British-based scientists have developed a new treatment for genetic defects, which could help thousands of people suffering from a muscle-wasting disease that kills them by the age of 30.
The therapy, so far tested in mice, could be tried out on volunteers with Duchenne muscular dystrophy, a genetic disease which rapidly erodes muscular strength, within a few years, suggested Professor Terrence Partridge, who with Dr Qi Long Lu at the Medical Research Council's Clinical Sciences Centre has developed the new approach.
"Most people with muscular dystrophy have a fault in the middle of the gene which prevents it from making the correct protein," said Professor Partridge.
"We have used 'antisense' therapy, which effectively skips over the faulty piece of the gene. Most DMD patients have a defect in the middle of the gene that you can get rid of without a loss of function."
Antisense therapy injects drugs with small pieces of genetic code that trick the cell's gene-translating machinery into jumping past a particular piece of DNA. By omitting the faulty part of the DNA, the gene's normal function can be mostly restored.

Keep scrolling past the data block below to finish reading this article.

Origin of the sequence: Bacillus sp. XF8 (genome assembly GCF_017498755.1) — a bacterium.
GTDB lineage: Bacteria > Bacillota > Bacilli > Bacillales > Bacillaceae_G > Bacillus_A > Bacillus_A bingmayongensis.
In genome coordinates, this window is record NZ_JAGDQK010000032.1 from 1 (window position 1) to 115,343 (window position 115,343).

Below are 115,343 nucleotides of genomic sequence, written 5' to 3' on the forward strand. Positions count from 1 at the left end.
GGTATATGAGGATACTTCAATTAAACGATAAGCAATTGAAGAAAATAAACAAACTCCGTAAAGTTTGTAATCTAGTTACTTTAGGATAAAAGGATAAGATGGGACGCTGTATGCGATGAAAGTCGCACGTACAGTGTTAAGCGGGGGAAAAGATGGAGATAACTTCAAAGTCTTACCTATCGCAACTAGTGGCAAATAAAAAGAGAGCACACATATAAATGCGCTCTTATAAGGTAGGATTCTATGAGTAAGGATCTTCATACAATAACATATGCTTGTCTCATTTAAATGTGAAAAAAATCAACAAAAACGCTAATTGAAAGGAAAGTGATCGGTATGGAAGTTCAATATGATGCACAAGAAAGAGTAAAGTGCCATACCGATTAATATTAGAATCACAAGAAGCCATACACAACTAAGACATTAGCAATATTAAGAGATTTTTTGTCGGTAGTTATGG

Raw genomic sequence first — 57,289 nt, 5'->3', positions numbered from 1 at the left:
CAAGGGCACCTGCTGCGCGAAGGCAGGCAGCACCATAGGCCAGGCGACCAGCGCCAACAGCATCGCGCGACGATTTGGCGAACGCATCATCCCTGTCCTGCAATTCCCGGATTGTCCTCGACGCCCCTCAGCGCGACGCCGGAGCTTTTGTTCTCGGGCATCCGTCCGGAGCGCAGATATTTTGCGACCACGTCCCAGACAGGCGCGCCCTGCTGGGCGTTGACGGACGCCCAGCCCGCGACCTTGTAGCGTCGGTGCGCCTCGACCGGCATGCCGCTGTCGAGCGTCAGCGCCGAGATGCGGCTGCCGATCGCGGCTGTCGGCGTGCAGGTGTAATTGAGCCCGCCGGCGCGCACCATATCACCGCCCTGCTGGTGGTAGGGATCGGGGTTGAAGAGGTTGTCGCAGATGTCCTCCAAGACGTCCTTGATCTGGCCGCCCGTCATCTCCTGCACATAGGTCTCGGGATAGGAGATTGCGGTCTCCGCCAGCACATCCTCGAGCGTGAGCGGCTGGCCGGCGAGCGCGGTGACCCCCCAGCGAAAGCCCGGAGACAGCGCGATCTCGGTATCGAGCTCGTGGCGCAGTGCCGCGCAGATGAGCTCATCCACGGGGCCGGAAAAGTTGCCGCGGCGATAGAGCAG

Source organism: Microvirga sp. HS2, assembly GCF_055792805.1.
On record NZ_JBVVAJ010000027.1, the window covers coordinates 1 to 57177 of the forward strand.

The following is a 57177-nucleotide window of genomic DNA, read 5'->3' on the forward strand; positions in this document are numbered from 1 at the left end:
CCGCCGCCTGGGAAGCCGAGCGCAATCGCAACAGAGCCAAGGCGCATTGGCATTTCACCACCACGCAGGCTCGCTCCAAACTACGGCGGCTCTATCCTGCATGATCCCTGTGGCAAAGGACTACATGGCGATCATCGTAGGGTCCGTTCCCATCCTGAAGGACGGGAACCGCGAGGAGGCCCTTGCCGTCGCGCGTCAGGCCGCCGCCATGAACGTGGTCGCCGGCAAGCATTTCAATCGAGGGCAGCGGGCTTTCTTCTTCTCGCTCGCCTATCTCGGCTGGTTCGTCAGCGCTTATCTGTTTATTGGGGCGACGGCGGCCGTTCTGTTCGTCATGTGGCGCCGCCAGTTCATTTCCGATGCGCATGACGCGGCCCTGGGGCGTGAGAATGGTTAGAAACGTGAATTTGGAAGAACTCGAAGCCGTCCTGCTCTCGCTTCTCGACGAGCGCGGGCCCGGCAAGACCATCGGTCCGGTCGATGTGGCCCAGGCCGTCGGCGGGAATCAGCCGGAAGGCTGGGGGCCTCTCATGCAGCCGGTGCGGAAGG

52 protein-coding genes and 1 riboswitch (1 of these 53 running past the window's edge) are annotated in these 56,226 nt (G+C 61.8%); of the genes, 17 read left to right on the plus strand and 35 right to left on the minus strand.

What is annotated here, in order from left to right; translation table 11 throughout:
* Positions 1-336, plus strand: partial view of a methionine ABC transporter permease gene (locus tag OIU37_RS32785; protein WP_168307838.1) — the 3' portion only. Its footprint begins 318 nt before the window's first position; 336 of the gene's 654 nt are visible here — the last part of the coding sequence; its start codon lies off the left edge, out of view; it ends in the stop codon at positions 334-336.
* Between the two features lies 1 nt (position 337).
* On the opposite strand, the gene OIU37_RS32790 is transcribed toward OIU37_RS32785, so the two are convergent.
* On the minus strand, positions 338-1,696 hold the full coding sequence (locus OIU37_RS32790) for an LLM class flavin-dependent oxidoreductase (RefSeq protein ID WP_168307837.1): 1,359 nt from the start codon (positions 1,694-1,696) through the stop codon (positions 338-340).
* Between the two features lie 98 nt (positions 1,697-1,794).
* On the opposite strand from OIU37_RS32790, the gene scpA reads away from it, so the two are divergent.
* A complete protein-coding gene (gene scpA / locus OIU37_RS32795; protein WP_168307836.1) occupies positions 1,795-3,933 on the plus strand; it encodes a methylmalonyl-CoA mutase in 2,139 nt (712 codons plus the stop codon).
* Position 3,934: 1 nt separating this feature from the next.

DMD is caused by a genetic defect in the X chromosome, and causes failure of the muscles to make dystrophin, a protein that stops them from wasting. Between 50 and 100 babies, mostly boys, are born with the disease every year. They usually die from respiratory or heart failure between the ages of 20 and 30.
Other researchers have tried gene therapy techniques with the aim of replacing the faulty genes. Those however demand the use of potentially virulent viruses to deliver the genetic material. The MRC team, whose work is published today in the journal Nature Medicine, believes the antisense method offers a safer route, because it is highly specific to the dystrophin gene.
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